Sites such as estates and wineries often involve a tent. An important thing to know: A venture into tent territory may involve more than one tent. Depending on the proximity of large-scale cooking facilities, your caterer is likely to need a separate tent for cooking. If the ceremony and the reception are any distance apart, the walkways between them might need covering and the tent itself will require lighting.
Tent construction often requires a permit from the city or town, especially for a large tent, which in rare cases might even manifest the need for a crane - and with it, crane access to the property.
Once you have a firm location, date, and a general idea of guest count in hand, preferably at least 6 months before the wedding, you can contract a rental company to figure out what style and size of tents you'll need.
When determining the size of the tent, figure on 15-20 square feet per guest. For a 200 person wedding, you'd need at least a 40x100 foot tent (factoring in space for the band/DJ, the dance floor, the cake table, bar, any special stations, and perhaps a lounge area).
Frame Tent - Supported by a frame (think of an umbrella minus the handle), its center is free of poles for an unobstructed view. Significantly more expensive than most push-pole tents, frame tents can fit into tighter spaces.
Pole Tent - Center poles support the tent and quarter poles hold up its sides; its stakes require a fair amount of space. A "century tent" is a high-end pole tent characterized by dramatic peaks and valleys.
Canopy - A canopy is a simple canvas top supported by four poles. A canopy is typically used to protect guests and food in mild weather - you might erect one over the ceremony eating or the buffet at an outdoor wedding. Several can be put together to create a larger space.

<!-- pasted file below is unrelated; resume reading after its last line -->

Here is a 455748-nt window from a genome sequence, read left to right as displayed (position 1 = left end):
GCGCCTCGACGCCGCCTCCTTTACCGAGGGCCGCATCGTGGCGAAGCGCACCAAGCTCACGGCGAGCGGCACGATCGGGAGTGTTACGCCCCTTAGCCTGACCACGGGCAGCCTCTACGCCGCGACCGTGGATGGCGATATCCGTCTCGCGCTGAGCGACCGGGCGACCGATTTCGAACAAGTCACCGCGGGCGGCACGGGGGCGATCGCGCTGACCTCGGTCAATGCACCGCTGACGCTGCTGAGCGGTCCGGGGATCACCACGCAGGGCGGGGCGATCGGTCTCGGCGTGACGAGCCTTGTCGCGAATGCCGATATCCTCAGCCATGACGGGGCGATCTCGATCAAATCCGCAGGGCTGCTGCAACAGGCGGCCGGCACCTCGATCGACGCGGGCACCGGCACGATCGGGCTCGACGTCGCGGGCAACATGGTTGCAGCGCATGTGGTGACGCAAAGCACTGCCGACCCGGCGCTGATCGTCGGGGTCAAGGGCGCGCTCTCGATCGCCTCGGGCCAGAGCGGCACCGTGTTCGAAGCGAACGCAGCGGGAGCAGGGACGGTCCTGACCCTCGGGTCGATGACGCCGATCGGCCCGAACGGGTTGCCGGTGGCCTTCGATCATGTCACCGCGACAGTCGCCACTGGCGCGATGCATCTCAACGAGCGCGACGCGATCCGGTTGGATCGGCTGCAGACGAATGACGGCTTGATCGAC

Things to discuss when renting a tent:
How much setup and breakdown time the company will need. Know your sites specifications and any restrictions before this meeting so you can accurately assess your options.
Will I need heating or air conditioning? Space heaters aren't terribly expensive, but air-conditioning gets costly. However, this is one of those areas where you shouldn't shortchange your guests' comfort.
How much power you'll need, and whether a generator is required.
Will I need a permit for the tent? Determine how much it costs and who obtains it. Typically, a full-service rental company will handle permits, but don't assume anything.
If you're considering a tent as a Plan B in case of rain, by what day do you need to confirm or release the tent? What's the deadline for the company to begin installation?
For many couples, the dance floor is a preexisting element of the venue: it's right there in the room in all of its parquet glory. But in a tent, outdoor or ballroom, you'll need a little know-how.
Position the floor in front of the band of DJ. To give as many tables as possible a good view, arrange them around the other three sides of the floor, with the bride and groom's directly across from the band.